Love us, not hurt us!


Mama Piggy, one half of the KMM Crew ‘s foodbringer pair, shared a lovely article about the stray animal situation, abandonment and rescue here.

It’s in Chinese, but the key points, while nothing epiphanous to anyone familiar with the situation, are hard to miss. Hopefully, more of the general public read it and become aware of the plight of these LIVES among us.

The main points, with my inference added are:

  • More than thirty years of constant culling has not really achieved much in the way of stray animal population control as it does not address the root causes
  • TNRM, as a humane stray animal population control method that targets some of the root causes, works if given time, as in 10 to 15 years
    • I say some root causes in the above as attitude, education, and support from authority are part of it too, and grassroots (I so hate the political connotations of that), or rather groundlevel voluntary effort can only go so far. In countries like the US and Israel, authorities provide support in stray animal control at the national level and allow time for TNRM to work, unlike Singapore.
  • Pet ownership is a life-long responsibility. Pets are not toys, and no one should get a pet on a whim. Pets are life companions, and there must be give and take. Anyone not ready for the commitment of time, money and ability to share, should not get a pet at all.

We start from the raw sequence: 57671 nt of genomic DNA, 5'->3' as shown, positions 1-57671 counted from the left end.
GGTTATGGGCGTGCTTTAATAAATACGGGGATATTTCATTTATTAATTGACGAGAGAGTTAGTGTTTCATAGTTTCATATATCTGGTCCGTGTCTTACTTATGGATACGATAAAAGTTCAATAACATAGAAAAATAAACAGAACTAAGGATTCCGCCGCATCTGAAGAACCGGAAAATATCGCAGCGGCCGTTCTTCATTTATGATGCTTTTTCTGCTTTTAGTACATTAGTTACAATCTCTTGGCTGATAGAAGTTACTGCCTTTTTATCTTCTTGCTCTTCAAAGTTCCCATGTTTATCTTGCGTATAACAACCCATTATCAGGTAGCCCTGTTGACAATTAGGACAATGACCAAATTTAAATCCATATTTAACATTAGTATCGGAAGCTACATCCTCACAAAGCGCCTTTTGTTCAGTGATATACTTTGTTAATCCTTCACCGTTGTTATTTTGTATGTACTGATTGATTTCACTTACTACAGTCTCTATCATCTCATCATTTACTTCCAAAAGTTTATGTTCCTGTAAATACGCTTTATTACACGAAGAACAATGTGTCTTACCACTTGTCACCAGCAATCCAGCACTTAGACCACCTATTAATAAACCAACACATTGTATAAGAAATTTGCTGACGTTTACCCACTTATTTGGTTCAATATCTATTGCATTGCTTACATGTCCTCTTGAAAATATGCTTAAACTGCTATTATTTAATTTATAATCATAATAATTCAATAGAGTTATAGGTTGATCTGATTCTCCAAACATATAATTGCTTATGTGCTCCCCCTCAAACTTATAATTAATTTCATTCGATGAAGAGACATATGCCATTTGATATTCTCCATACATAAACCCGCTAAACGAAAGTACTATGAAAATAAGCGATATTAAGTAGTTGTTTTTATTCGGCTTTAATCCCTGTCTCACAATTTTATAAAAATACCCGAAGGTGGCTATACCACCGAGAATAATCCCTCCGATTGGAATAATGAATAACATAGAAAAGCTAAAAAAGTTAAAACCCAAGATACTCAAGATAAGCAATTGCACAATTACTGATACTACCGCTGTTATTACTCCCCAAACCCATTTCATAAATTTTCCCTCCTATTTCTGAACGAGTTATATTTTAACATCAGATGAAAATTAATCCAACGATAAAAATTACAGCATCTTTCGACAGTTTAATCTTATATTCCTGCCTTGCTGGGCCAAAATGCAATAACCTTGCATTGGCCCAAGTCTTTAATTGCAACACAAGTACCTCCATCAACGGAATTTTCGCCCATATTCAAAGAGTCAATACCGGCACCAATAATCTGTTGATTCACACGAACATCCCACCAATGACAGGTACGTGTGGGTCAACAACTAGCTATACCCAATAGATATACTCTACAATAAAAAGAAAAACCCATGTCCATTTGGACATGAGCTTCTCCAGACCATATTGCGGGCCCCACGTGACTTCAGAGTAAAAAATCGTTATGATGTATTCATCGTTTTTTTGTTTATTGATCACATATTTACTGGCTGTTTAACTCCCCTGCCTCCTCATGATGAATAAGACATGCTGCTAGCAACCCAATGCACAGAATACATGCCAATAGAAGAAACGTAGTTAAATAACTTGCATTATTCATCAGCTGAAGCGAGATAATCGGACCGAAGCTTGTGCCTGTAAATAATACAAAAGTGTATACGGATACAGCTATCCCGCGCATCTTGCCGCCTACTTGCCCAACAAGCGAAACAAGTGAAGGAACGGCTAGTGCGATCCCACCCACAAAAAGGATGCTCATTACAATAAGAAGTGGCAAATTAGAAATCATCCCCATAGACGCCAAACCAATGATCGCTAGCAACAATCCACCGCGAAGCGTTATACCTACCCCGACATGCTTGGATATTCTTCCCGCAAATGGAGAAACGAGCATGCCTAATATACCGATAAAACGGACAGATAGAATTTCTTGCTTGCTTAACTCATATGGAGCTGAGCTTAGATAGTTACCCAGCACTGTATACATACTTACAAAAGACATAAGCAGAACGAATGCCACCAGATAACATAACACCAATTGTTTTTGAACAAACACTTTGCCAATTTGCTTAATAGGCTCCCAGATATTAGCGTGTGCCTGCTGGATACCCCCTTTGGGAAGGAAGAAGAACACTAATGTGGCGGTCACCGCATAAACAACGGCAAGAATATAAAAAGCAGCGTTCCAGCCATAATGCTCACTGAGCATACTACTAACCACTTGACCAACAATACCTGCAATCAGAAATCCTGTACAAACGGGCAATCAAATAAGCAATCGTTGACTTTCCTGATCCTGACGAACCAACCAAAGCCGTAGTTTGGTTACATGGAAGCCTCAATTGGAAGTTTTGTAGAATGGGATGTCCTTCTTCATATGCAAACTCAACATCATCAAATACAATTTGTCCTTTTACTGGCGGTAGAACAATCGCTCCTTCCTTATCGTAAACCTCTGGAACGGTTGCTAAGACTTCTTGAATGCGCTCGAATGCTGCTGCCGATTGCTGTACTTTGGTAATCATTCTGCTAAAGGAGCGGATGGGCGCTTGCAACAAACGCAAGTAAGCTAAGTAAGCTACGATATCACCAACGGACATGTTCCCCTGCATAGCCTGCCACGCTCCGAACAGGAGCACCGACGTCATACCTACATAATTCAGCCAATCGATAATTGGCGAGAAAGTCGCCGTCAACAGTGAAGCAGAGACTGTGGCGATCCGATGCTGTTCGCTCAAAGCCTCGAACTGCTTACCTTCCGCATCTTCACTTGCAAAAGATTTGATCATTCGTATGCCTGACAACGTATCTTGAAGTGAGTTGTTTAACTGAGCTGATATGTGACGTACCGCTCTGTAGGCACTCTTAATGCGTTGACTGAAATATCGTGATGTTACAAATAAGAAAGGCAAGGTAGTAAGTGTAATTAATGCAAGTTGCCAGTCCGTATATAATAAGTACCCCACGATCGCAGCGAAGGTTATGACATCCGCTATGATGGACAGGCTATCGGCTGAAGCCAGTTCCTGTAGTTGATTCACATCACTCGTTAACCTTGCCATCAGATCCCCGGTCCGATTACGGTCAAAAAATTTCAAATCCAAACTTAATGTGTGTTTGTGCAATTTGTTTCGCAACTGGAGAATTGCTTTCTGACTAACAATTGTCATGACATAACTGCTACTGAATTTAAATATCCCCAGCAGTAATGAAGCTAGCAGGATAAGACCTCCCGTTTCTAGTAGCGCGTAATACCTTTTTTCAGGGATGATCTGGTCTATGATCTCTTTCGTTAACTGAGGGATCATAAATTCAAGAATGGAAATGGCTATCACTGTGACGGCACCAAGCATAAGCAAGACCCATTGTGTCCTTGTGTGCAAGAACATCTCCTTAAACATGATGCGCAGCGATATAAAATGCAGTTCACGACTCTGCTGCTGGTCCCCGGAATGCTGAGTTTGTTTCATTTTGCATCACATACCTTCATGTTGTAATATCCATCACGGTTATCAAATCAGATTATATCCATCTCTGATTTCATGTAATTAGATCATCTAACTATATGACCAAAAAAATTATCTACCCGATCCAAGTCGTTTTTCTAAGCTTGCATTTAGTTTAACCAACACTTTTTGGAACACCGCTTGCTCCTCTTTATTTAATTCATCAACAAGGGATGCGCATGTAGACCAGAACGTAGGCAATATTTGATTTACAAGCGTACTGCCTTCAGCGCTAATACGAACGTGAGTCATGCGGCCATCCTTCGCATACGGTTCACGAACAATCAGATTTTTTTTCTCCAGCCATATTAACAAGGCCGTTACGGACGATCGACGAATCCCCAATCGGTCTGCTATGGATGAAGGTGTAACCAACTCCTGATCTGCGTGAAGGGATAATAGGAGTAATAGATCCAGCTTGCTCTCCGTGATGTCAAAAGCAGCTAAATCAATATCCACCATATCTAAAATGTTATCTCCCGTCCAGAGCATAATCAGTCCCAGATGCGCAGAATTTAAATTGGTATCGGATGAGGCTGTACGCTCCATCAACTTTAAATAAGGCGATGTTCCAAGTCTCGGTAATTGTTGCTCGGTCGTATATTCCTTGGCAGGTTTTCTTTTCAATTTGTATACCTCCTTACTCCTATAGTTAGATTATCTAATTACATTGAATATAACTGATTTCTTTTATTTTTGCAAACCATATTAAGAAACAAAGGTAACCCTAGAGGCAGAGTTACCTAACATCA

• Adopt, not buy. If you must buy, buy from an ethical breeder, not a breeding farm.
  • The ongoing and increasing incidences of abandonment in Singapore points to an alarming trend and indicates a problem within our society. The SPCA estimates an average of 10,000 animals (cats, dogs, rabbits and hamsters making up the bulk) are abandoned yearly here speaks volumes about Singaporeans’ attitude towards pet animals, possessive psyche (what the neighbour has, I must have or better) and responsibility.
  • Abandoned pets ARE PART OF THE STRAY ANIMAL POPULATION. Stray animal management cannot be dealt with unless the impact of abandonment is recognised and managed as well.
  • There are Singaporeans trying to be part of the solution, but again, groundlevel volunteer work can only achieve so much on its own. There are very real resource limits – financial, manpower and space constraints – to how much volunteers can do in terms of rescuing and caring for injured or diseased and former pets abandoned for whatever excuses.
  • Singaporeans must learn to be responsible pet owners and to appreciate that Singapore is not just made up of people, concrete jungles, status symbols, statistics and economic indicators.
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